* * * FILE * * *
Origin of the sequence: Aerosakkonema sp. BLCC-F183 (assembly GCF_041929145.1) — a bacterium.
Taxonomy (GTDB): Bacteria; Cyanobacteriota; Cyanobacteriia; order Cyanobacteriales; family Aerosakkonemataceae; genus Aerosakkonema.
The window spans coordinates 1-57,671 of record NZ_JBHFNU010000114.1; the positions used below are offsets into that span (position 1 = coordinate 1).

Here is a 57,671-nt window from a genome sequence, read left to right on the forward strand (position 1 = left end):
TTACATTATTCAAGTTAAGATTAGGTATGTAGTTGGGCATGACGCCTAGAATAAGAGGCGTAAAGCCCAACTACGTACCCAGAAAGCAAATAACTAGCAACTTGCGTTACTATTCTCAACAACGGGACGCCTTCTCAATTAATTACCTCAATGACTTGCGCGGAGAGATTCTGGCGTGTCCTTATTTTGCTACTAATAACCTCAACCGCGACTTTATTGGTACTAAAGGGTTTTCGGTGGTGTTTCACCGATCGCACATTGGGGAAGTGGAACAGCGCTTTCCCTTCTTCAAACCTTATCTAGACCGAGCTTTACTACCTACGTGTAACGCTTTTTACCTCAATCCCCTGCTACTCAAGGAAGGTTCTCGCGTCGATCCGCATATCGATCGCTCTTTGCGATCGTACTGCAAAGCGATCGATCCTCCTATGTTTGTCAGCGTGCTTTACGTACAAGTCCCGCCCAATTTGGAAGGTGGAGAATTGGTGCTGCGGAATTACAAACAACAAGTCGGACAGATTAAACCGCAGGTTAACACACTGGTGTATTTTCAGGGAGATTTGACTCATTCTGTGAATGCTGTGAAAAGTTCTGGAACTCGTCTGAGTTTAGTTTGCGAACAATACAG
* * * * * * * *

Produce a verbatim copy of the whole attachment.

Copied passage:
Origin of the sequence: Aerosakkonema sp. BLCC-F183 (assembly GCF_041929145.1) — a bacterium.
Taxonomy (GTDB): Bacteria; Cyanobacteriota; Cyanobacteriia; order Cyanobacteriales; family Aerosakkonemataceae; genus Aerosakkonema.
The window spans coordinates 1-57,671 of record NZ_JBHFNU010000114.1; the positions used below are offsets into that span (position 1 = coordinate 1).

Here is a 57,671-nt window from a genome sequence, read left to right on the forward strand (position 1 = left end):
TTACATTATTCAAGTTAAGATTAGGTATGTAGTTGGGCATGACGCCTAGAATAAGAGGCGTAAAGCCCAACTACGTACCCAGAAAGCAAATAACTAGCAACTTGCGTTACTATTCTCAACAACGGGACGCCTTCTCAATTAATTACCTCAATGACTTGCGCGGAGAGATTCTGGCGTGTCCTTATTTTGCTACTAATAACCTCAACCGCGACTTTATTGGTACTAAAGGGTTTTCGGTGGTGTTTCACCGATCGCACATTGGGGAAGTGGAACAGCGCTTTCCCTTCTTCAAACCTTATCTAGACCGAGCTTTACTACCTACGTGTAACGCTTTTTACCTCAATCCCCTGCTACTCAAGGAAGGTTCTCGCGTCGATCCGCATATCGATCGCTCTTTGCGATCGTACTGCAAAGCGATCGATCCTCCTATGTTTGTCAGCGTGCTTTACGTACAAGTCCCGCCCAATTTGGAAGGTGGAGAATTGGTGCTGCGGAATTACAAACAACAAGTCGGACAGATTAAACCGCAGGTTAACACACTGGTGTATTTTCAGGGAGATTTGACTCATTCTGTGAATGCTGTGAAAAGTTCTGGAACTCGTCTGAGTTTAGTTTGCGAACAATACAG